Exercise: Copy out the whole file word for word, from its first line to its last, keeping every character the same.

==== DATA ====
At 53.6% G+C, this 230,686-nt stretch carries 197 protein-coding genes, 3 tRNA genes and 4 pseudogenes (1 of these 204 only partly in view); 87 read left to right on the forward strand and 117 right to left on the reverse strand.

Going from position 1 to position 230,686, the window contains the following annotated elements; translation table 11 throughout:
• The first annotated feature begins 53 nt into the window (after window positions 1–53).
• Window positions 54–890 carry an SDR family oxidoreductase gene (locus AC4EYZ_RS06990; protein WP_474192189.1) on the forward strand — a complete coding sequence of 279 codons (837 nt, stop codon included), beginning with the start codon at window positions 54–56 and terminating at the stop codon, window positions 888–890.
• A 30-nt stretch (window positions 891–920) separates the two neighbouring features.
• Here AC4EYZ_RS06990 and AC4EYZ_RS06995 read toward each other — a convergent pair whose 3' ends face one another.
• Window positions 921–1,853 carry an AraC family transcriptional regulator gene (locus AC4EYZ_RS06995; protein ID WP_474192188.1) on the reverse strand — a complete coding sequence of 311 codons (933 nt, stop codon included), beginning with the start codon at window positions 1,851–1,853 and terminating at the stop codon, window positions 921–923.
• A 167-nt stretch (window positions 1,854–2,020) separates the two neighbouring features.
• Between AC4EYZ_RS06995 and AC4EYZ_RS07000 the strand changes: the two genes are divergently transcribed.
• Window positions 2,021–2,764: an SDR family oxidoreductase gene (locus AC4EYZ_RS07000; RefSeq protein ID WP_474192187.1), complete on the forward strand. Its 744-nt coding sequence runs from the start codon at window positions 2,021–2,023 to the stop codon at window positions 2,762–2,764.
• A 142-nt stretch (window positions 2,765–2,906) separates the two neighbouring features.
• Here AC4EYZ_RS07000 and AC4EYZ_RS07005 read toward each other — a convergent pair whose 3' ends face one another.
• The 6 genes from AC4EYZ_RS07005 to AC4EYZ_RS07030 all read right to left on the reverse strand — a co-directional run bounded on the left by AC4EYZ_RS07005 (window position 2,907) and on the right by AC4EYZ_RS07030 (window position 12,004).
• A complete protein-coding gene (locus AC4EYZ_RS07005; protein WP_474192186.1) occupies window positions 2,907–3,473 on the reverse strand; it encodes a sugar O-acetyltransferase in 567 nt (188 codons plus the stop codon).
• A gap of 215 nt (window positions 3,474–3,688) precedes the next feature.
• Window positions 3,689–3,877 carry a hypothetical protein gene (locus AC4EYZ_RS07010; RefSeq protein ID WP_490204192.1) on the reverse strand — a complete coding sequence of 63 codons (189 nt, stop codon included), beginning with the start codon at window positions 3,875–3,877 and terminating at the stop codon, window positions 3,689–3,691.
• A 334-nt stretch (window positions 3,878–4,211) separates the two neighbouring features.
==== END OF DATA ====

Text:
At 53.6% G+C, this 230,686-nt stretch carries 197 protein-coding genes, 3 tRNA genes and 4 pseudogenes (1 of these 204 only partly in view); 87 read left to right on the forward strand and 117 right to left on the reverse strand.

Going from position 1 to position 230,686, the window contains the following annotated elements; translation table 11 throughout:
• The first annotated feature begins 53 nt into the window (after window positions 1–53).
• Window positions 54–890 carry an SDR family oxidoreductase gene (locus AC4EYZ_RS06990; protein WP_474192189.1) on the forward strand — a complete coding sequence of 279 codons (837 nt, stop codon included), beginning with the start codon at window positions 54–56 and terminating at the stop codon, window positions 888–890.
• A 30-nt stretch (window positions 891–920) separates the two neighbouring features.
• Here AC4EYZ_RS06990 and AC4EYZ_RS06995 read toward each other — a convergent pair whose 3' ends face one another.
• Window positions 921–1,853 carry an AraC family transcriptional regulator gene (locus AC4EYZ_RS06995; protein ID WP_474192188.1) on the reverse strand — a complete coding sequence of 311 codons (933 nt, stop codon included), beginning with the start codon at window positions 1,851–1,853 and terminating at the stop codon, window positions 921–923.
• A 167-nt stretch (window positions 1,854–2,020) separates the two neighbouring features.
• Between AC4EYZ_RS06995 and AC4EYZ_RS07000 the strand changes: the two genes are divergently transcribed.
• Window positions 2,021–2,764: an SDR family oxidoreductase gene (locus AC4EYZ_RS07000; RefSeq protein ID WP_474192187.1), complete on the forward strand. Its 744-nt coding sequence runs from the start codon at window positions 2,021–2,023 to the stop codon at window positions 2,762–2,764.
• A 142-nt stretch (window positions 2,765–2,906) separates the two neighbouring features.
• Here AC4EYZ_RS07000 and AC4EYZ_RS07005 read toward each other — a convergent pair whose 3' ends face one another.
• The 6 genes from AC4EYZ_RS07005 to AC4EYZ_RS07030 all read right to left on the reverse strand — a co-directional run bounded on the left by AC4EYZ_RS07005 (window position 2,907) and on the right by AC4EYZ_RS07030 (window position 12,004).
• A complete protein-coding gene (locus AC4EYZ_RS07005; protein WP_474192186.1) occupies window positions 2,907–3,473 on the reverse strand; it encodes a sugar O-acetyltransferase in 567 nt (188 codons plus the stop codon).
• A gap of 215 nt (window positions 3,474–3,688) precedes the next feature.
• Window positions 3,689–3,877 carry a hypothetical protein gene (locus AC4EYZ_RS07010; RefSeq protein ID WP_490204192.1) on the reverse strand — a complete coding sequence of 63 codons (189 nt, stop codon included), beginning with the start codon at window positions 3,875–3,877 and terminating at the stop codon, window positions 3,689–3,691.
• A 334-nt stretch (window positions 3,878–4,211) separates the two neighbouring features.